SUPPLEMENTS FOR TRADERS
The human brain is a supercomputer that has been a scientific mystery for centuries. As recently as 15 years ago, scientists believed that adult brains were unable to change or grow.
Although we learn more over time, we experience a steady decline in our ability to process new information and solve problems in real time starting from age 20.
That’s bad news for traders over 40.
The good news, however, is that modern neuroscience has proven that the brain is capable of growth and repair.
Regardless of age, our brain responds well to supplementation and other pro-cognitive factors (such as exercise.)
My personal goal in using supplements is to enhance executive function, which is the ability to remember and execute a plan as well as inhibit impulsive, ill-considered actions. These are key factors for every trader.
Executive function is highly dependent on adequate levels of the neurotransmitter dopamine. Impulsivity, hyperactivity, FOMO, chasing, and the inability to follow a plan even when you want to, are symptoms of low baseline dopamine levels in traders.
Those levels are partly set by genetics and partly by diet.
Prescription stimulants used to treat Adult ADD boost dopamine, but they never worked for me, so I had to find non-prescription alternatives.
Fortunately, scientists have identified dozens of natural compounds that gently improve cognitive function, learning, processing speed and memory and over the years I’ve tried many of them.
There are some supplements that I consider “basic brain food.” They are nutrients, not stimulants. I take them daily and plan on taking them for the rest of my life.
There are other supplements that I think of as “enhancers” that probably have a more limited utility. Some of these are pure chemical compounds made in laboratories and some are herbal (leaves, roots, berries and extracts.)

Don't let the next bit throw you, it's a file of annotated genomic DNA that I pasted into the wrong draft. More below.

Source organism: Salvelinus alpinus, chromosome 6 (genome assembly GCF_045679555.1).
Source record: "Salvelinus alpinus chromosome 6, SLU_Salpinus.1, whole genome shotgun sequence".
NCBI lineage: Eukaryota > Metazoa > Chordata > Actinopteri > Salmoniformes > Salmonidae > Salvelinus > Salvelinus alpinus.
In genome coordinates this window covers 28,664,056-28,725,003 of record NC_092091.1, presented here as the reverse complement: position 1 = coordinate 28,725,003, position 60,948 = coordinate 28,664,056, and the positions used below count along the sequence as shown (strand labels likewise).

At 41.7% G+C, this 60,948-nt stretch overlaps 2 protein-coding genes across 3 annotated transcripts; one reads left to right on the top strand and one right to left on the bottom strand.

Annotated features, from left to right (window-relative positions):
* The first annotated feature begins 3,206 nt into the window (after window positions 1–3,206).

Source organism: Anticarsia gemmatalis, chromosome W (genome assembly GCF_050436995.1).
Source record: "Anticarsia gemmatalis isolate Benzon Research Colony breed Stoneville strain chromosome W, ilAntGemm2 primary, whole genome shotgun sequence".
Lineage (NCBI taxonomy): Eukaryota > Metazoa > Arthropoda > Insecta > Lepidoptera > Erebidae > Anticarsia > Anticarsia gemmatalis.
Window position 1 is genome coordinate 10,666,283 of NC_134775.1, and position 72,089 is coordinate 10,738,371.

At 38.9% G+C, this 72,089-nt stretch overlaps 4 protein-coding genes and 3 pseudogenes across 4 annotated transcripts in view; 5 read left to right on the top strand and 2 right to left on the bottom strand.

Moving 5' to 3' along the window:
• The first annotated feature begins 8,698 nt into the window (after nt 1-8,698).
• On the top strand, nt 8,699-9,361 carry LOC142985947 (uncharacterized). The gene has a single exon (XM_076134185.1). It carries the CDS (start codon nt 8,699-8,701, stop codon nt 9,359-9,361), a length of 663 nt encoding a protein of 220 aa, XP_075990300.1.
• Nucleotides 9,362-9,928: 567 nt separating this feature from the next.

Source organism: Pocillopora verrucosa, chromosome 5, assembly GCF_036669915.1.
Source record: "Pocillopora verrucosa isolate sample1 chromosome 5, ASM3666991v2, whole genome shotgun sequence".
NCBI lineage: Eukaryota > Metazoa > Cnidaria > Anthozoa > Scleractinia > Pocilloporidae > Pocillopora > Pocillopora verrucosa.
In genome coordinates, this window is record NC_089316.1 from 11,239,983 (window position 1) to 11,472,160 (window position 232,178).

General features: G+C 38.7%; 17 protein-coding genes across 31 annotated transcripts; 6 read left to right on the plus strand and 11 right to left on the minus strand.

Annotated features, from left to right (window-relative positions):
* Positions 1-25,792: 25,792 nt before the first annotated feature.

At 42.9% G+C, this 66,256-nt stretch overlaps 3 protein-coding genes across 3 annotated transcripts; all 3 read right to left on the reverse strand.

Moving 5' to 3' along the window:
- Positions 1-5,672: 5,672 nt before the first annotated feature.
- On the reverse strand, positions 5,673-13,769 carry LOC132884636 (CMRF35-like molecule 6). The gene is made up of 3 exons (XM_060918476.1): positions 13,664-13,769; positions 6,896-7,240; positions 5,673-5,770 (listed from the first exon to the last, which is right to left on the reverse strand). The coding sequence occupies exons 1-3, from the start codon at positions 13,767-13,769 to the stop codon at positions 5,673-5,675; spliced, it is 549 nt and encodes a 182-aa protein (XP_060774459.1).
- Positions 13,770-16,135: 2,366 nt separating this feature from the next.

Because each of us is biologically unique, it’s impossible to know in advance which compounds might work for any one individual. I’ve simply tried various options, one at a time, and observed the effects.
Keep in mind, however, that taking supplements can interfere with some prescription medications. I am not a medical doctor. I have a Ph.D. in Clinical Psychology. Consult with your medical professional before you experiment. The following is presented for general informational purposes only.
MY BASIC BRAIN FOOD DIET & SUPPLEMENTS
My nutritional foundation is a diet rich in non-GMO and/or organic fruits & vegetables, grassfed meat and Scottish salmon (Wester Ross.)
I supplement it with the products listed below. Supplements vary greatly in terms of quality. Some are made in China and I avoid those. I’ve tried many brands and below you will find links to the brands I use.
Cold Brew Coffee. 1 cup per day with organic grasssfed ½ & ½. Cold brew has less acid than regular brew. I get it from Starbucks. This is the only “stimulant” in this list. Everything else is a nutrient.
SAMe (S-Adenosyl-Methionine). I take 400-800 mg/day. SAMe boosts dopamine and stabilizes my mood. I use this brand.
Bulletproof Brain Octane softgels. I take 1 per day with food. MCT oil can upset the stomach when taken alone.
Jarrow Neuro Optimizer. This is a supplement with seven synergistic ingredients.
Krill Oil, an Omega 3 fatty acid that is high in phosphorus. Phosphorus feeds the brain. I take 500mg/day. Krill is a shellfish and I’m allergic to shellfish, but not to krill oil. I use this brand, which has no fishy odor.
Phosphatidyl Serine (PS). This is a vegetable source for phosphorylated fatty acids. I take100 mg/day and I use this brand.
Magnesium Threonate. Supports memory and cognitive function. I use this brand.
Dopamind. This is a brand name for wild green oat extract. It operates differently from other dopamine enhancers.
Goji Berries. Goji berries are red Himalayan berries that have been shown to provide neuroprotection and increase neuroplasticity. They make a nice addition to a trail mix, but I blend a handful in a smoothie. I’ve tried several brands, which vary considerably as to freshness, and this is the one I use.
Exercise. Sitting too much is bad for the brain. Research has confirmed that regular exercise improves mood and cognition. There are measurable benefits from just walking 3 days a week, but more exercise may be useful for some individuals.
I personally play tennis 5 times a week. I also use a ball chair to activate core muscles while sitting. This is a link to the chair I use.